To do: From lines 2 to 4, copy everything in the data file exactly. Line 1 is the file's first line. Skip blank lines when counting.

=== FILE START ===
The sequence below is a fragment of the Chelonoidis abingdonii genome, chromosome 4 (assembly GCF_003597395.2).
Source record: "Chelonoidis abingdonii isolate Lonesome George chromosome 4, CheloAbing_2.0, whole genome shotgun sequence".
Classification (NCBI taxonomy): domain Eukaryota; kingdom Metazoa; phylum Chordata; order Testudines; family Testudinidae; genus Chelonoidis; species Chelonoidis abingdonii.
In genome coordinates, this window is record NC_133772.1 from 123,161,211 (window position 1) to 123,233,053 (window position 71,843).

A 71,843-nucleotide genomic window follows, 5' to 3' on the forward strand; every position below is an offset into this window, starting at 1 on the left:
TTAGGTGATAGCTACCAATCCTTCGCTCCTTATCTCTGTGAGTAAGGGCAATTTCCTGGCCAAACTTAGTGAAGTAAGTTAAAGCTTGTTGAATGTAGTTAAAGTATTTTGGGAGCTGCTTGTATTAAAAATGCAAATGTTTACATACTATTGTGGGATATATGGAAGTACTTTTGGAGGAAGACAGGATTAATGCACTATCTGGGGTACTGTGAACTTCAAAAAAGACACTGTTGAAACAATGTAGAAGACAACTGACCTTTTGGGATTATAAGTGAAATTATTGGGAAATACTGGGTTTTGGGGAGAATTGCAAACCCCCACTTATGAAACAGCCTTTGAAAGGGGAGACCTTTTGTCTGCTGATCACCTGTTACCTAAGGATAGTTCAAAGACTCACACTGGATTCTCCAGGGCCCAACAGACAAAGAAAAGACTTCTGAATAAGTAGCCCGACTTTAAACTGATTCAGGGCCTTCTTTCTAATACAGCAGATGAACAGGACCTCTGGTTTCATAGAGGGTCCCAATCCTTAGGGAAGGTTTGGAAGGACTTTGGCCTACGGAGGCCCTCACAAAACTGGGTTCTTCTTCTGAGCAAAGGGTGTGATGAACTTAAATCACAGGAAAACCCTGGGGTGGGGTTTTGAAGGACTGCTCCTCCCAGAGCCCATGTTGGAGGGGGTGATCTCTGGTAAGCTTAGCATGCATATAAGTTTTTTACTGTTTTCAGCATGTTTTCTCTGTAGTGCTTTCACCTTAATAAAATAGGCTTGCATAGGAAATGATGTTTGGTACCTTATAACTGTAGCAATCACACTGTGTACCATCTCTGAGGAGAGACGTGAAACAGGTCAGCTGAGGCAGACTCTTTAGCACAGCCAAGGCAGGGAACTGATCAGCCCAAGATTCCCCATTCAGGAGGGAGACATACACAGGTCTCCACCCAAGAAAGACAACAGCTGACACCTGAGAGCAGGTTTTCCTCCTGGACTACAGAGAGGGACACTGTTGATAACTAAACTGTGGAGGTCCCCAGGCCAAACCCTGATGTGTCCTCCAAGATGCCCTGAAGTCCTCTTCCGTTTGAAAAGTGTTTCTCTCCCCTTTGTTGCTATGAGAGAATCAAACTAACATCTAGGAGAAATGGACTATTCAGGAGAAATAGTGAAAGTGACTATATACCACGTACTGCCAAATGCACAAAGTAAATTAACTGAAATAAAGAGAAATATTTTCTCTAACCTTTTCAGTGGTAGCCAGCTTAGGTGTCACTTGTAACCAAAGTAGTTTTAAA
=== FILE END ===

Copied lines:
Source record: "Chelonoidis abingdonii isolate Lonesome George chromosome 4, CheloAbing_2.0, whole genome shotgun sequence".
Classification (NCBI taxonomy): domain Eukaryota; kingdom Metazoa; phylum Chordata; order Testudines; family Testudinidae; genus Chelonoidis; species Chelonoidis abingdonii.
In genome coordinates, this window is record NC_133772.1 from 123,161,211 (window position 1) to 123,233,053 (window position 71,843).